Steven Barclay’s Year 9 digital technology students were asked to design and build a retro role play game (RPG) to enter in the annual iAWARDS, which addresses a key concern affecting students nation-wide.

The result has been the creation of Life in High School – a game which raises awareness about bullying, and where players are encouraged to seek non-violent ways to deal with conflict.

Barclay says the students met multiple times before starting to decide on what software they would use, and decided to spread the message of anti-bullying via RPG games.

“The students are fans of retro RPG … one of the things that makes these games possible is the battle scene, so when they started developing the game, they realised it was the opposite of what they wanted to portray,” Barclay says.

Barclay’s students have kept the fight mechanics in their game, but players lose points if they result in fighting each other, as the object of the game is to resolve the issue by using alternatives to violence.

“The students went online to look at anti-bullying strategies – they included things such as if you witness bullying, don’t be passive, confront the issue and stick up for the person being bullied; if this doesn’t work, then tell an adult,” Barclay says.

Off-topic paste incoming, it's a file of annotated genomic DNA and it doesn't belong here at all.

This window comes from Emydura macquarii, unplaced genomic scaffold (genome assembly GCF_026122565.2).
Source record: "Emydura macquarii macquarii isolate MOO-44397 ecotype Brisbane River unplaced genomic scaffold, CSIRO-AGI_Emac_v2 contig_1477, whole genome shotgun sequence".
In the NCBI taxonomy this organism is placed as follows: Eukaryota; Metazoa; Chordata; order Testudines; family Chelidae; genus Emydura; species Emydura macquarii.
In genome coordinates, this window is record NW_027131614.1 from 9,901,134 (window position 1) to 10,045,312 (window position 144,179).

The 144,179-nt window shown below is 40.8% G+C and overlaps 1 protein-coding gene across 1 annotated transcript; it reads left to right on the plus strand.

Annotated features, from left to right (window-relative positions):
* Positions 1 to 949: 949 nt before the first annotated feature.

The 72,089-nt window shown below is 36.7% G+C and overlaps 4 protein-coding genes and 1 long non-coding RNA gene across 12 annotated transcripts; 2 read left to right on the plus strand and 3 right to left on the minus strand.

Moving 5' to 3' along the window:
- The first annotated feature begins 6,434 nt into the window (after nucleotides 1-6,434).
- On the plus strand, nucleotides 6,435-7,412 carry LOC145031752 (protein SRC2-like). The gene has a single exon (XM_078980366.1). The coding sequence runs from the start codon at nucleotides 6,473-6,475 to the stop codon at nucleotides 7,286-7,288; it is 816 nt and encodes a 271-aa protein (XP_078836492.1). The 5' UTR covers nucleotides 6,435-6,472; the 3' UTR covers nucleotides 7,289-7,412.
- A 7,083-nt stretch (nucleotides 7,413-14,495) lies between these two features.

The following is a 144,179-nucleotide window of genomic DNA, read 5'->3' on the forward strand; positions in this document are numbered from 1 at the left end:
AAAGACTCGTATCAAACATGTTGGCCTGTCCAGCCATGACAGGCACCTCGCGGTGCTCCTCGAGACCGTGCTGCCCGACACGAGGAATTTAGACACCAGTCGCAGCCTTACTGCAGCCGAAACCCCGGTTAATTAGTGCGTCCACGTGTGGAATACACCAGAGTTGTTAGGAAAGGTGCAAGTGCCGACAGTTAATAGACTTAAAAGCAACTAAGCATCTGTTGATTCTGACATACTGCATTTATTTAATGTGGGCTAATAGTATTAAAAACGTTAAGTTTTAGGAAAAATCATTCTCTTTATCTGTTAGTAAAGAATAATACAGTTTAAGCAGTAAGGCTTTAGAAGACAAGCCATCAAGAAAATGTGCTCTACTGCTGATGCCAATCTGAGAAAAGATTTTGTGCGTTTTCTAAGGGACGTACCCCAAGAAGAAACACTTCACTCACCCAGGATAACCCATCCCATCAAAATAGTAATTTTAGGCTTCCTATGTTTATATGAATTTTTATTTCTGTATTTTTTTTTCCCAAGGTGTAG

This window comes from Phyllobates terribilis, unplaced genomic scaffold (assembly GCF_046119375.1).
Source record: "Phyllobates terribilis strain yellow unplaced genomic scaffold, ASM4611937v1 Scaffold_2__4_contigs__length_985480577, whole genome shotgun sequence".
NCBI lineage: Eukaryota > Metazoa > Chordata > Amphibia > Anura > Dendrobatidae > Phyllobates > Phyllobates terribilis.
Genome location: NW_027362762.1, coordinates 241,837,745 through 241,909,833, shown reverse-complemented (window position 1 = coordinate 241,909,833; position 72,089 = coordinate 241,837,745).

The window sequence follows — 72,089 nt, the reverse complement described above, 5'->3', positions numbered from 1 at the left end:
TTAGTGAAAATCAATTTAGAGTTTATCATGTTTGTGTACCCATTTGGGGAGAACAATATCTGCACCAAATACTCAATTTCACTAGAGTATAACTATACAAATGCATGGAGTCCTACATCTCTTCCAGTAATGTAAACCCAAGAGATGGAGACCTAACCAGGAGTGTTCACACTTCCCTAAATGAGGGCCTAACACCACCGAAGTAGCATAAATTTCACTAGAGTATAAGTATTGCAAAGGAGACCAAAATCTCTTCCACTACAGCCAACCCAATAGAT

“Players get points for using these strategies and getting outcomes based on following the anti-bully code.”

If players fight, players are suspended, just like in real life, he adds.

To complete this project, students used RPG Maker, where the assets such as characters and backgrounds are pre-built in, and once the demo is working the way the students want it to, they can create more assets and graphics.

Throughout the process, students gained key skills in multiple areas, such as learning a brandnew programming environment.

“It is one we don’t teach but an IT teacher at our school has used it before so could help out a little, but the students basically self-taught themselves, as I don’t have skills in that area,” Barclay explains.

Students also learnt event-driven languages, graphic design but mostly about the structure of algorithms, programming and being able to implement these things.

Barclay had two teams working on the project – a junior and senior team, and he says the junior team poured everything they had into it.

“The junior team worked on it so much harder, they were in the library every day discussing ideas and drawing storyboards, and one day a week they stayed late to work on it.”

Although the game is available only in demo format presently, once it is completed, it will be made available on a digital distribution platform.

Barclay is extremely proud of his students, having seen them go through the process of building the game, and coming to really understand the impact of bullying.

“I thought it was a really cool to take a game which is usually about fighting, and make it the opposite – that’s pretty exciting.”